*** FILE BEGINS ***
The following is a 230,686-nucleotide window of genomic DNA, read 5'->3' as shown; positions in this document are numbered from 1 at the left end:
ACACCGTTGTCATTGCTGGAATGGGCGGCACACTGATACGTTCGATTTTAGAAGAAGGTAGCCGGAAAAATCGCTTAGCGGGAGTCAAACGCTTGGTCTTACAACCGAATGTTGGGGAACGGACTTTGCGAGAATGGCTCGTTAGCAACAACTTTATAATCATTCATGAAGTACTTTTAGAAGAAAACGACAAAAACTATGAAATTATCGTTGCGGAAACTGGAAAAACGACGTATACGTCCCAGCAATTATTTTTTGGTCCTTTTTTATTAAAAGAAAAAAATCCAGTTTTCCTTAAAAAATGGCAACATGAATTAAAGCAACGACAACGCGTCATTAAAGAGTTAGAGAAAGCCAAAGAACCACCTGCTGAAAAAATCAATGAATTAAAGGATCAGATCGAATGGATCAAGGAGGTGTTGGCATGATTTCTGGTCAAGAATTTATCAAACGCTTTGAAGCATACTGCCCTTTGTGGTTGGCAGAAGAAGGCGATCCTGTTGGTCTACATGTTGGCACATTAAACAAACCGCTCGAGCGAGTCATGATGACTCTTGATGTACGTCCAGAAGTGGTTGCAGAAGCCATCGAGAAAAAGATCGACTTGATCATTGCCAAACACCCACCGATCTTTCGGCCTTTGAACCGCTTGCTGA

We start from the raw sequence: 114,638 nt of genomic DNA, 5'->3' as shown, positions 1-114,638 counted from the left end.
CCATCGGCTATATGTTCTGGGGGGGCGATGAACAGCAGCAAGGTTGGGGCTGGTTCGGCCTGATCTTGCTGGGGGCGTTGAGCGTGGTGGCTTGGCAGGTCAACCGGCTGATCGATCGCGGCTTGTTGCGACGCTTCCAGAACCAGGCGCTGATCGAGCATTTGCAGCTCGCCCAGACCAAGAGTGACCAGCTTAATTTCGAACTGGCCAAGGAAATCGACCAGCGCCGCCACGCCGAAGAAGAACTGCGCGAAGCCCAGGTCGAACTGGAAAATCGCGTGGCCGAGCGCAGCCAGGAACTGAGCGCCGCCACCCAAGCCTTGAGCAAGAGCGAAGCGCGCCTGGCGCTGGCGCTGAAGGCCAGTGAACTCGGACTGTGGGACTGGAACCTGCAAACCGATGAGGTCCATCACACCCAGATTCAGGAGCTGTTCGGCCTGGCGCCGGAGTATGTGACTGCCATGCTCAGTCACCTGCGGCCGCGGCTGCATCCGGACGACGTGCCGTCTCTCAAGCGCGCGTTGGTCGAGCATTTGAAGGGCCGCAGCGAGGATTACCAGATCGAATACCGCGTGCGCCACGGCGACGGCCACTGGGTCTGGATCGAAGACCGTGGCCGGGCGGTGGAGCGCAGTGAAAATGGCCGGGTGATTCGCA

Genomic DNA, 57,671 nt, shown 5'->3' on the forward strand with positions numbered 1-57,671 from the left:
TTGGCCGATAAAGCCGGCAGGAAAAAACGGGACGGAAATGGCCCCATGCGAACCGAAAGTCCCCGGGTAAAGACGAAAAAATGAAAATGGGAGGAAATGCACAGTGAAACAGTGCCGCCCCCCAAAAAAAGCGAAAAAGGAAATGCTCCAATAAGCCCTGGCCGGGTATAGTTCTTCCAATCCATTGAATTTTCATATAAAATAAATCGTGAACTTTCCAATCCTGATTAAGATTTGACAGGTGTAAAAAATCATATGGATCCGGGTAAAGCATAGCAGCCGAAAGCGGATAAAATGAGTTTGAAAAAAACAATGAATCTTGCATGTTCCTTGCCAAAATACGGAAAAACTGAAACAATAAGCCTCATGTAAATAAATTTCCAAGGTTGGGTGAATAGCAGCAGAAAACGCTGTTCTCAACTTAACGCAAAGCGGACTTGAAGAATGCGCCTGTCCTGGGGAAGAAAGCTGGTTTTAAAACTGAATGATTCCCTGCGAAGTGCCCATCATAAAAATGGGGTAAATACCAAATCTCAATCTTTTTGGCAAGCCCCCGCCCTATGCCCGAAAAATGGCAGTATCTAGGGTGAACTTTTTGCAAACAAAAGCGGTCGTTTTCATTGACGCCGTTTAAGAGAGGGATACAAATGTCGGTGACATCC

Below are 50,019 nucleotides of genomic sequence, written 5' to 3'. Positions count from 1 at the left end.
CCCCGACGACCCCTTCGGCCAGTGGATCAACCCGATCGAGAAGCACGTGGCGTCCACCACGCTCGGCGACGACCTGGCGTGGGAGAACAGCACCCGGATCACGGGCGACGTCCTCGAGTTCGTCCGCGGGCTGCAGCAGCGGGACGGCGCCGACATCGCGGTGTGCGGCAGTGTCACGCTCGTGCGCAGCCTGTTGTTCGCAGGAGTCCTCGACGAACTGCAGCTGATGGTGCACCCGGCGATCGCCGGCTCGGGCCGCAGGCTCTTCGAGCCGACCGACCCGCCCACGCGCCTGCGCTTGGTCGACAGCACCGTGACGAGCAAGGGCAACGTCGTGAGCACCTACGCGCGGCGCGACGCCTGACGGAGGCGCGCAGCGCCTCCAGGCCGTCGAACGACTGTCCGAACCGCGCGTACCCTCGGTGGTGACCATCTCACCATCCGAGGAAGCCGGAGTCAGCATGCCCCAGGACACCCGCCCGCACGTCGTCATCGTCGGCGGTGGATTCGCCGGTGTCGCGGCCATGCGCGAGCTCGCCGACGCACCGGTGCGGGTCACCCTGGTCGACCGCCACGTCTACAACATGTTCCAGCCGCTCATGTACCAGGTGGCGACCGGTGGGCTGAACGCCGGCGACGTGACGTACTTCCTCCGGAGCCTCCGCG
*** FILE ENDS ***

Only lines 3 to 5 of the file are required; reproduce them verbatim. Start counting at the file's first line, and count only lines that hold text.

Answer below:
We start from the raw sequence: 114,638 nt of genomic DNA, 5'->3' as shown, positions 1-114,638 counted from the left end.
CCATCGGCTATATGTTCTGGGGGGGCGATGAACAGCAGCAAGGTTGGGGCTGGTTCGGCCTGATCTTGCTGGGGGCGTTGAGCGTGGTGGCTTGGCAGGTCAACCGGCTGATCGATCGCGGCTTGTTGCGACGCTTCCAGAACCAGGCGCTGATCGAGCATTTGCAGCTCGCCCAGACCAAGAGTGACCAGCTTAATTTCGAACTGGCCAAGGAAATCGACCAGCGCCGCCACGCCGAAGAAGAACTGCGCGAAGCCCAGGTCGAACTGGAAAATCGCGTGGCCGAGCGCAGCCAGGAACTGAGCGCCGCCACCCAAGCCTTGAGCAAGAGCGAAGCGCGCCTGGCGCTGGCGCTGAAGGCCAGTGAACTCGGACTGTGGGACTGGAACCTGCAAACCGATGAGGTCCATCACACCCAGATTCAGGAGCTGTTCGGCCTGGCGCCGGAGTATGTGACTGCCATGCTCAGTCACCTGCGGCCGCGGCTGCATCCGGACGACGTGCCGTCTCTCAAGCGCGCGTTGGTCGAGCATTTGAAGGGCCGCAGCGAGGATTACCAGATCGAATACCGCGTGCGCCACGGCGACGGCCACTGGGTCTGGATCGAAGACCGTGGCCGGGCGGTGGAGCGCAGTGAAAATGGCCGGGTGATTCGCA

Genomic DNA, 57,671 nt, shown 5'->3' on the forward strand with positions numbered 1-57,671 from the left: